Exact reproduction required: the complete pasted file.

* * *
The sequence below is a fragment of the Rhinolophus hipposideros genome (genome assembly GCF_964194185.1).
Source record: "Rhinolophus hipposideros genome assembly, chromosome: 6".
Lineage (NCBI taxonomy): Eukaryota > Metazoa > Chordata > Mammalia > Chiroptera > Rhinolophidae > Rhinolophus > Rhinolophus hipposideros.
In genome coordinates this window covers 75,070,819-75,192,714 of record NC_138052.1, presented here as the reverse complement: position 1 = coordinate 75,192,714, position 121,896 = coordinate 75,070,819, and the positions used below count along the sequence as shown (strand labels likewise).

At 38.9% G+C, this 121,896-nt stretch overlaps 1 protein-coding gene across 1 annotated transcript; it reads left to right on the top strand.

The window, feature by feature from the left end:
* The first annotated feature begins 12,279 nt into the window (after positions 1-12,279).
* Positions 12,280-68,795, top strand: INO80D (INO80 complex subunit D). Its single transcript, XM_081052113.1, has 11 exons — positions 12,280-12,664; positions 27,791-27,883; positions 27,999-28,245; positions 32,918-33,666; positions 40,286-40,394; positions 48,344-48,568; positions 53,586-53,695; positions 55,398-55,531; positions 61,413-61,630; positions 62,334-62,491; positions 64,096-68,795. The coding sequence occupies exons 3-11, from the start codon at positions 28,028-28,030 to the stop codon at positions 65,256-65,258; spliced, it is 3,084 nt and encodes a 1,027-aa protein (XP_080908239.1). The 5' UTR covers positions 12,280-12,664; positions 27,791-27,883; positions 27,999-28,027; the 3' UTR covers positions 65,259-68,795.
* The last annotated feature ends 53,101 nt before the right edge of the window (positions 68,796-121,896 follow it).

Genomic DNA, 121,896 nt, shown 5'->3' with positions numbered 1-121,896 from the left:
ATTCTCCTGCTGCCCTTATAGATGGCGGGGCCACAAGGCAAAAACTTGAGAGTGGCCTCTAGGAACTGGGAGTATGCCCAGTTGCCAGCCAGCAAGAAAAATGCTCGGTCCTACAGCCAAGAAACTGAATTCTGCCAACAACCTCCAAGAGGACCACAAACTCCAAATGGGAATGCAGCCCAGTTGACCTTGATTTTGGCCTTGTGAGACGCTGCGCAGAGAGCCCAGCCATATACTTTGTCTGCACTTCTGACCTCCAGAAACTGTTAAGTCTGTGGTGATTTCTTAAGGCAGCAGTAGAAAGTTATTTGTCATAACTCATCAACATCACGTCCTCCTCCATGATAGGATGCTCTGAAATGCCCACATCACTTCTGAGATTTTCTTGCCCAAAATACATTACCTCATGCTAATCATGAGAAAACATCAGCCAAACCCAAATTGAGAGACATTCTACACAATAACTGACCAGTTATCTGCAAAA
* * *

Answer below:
The sequence below is a fragment of the Rhinolophus hipposideros genome (genome assembly GCF_964194185.1).
Source record: "Rhinolophus hipposideros genome assembly, chromosome: 6".
Lineage (NCBI taxonomy): Eukaryota > Metazoa > Chordata > Mammalia > Chiroptera > Rhinolophidae > Rhinolophus > Rhinolophus hipposideros.
In genome coordinates this window covers 75,070,819-75,192,714 of record NC_138052.1, presented here as the reverse complement: position 1 = coordinate 75,192,714, position 121,896 = coordinate 75,070,819, and the positions used below count along the sequence as shown (strand labels likewise).

At 38.9% G+C, this 121,896-nt stretch overlaps 1 protein-coding gene across 1 annotated transcript; it reads left to right on the top strand.

The window, feature by feature from the left end:
* The first annotated feature begins 12,279 nt into the window (after positions 1-12,279).
* Positions 12,280-68,795, top strand: INO80D (INO80 complex subunit D). Its single transcript, XM_081052113.1, has 11 exons — positions 12,280-12,664; positions 27,791-27,883; positions 27,999-28,245; positions 32,918-33,666; positions 40,286-40,394; positions 48,344-48,568; positions 53,586-53,695; positions 55,398-55,531; positions 61,413-61,630; positions 62,334-62,491; positions 64,096-68,795. The coding sequence occupies exons 3-11, from the start codon at positions 28,028-28,030 to the stop codon at positions 65,256-65,258; spliced, it is 3,084 nt and encodes a 1,027-aa protein (XP_080908239.1). The 5' UTR covers positions 12,280-12,664; positions 27,791-27,883; positions 27,999-28,027; the 3' UTR covers positions 65,259-68,795.
* The last annotated feature ends 53,101 nt before the right edge of the window (positions 68,796-121,896 follow it).

Genomic DNA, 121,896 nt, shown 5'->3' with positions numbered 1-121,896 from the left:
ATTCTCCTGCTGCCCTTATAGATGGCGGGGCCACAAGGCAAAAACTTGAGAGTGGCCTCTAGGAACTGGGAGTATGCCCAGTTGCCAGCCAGCAAGAAAAATGCTCGGTCCTACAGCCAAGAAACTGAATTCTGCCAACAACCTCCAAGAGGACCACAAACTCCAAATGGGAATGCAGCCCAGTTGACCTTGATTTTGGCCTTGTGAGACGCTGCGCAGAGAGCCCAGCCATATACTTTGTCTGCACTTCTGACCTCCAGAAACTGTTAAGTCTGTGGTGATTTCTTAAGGCAGCAGTAGAAAGTTATTTGTCATAACTCATCAACATCACGTCCTCCTCCATGATAGGATGCTCTGAAATGCCCACATCACTTCTGAGATTTTCTTGCCCAAAATACATTACCTCATGCTAATCATGAGAAAACATCAGCCAAACCCAAATTGAGAGACATTCTACACAATAACTGACCAGTTATCTGCAAAA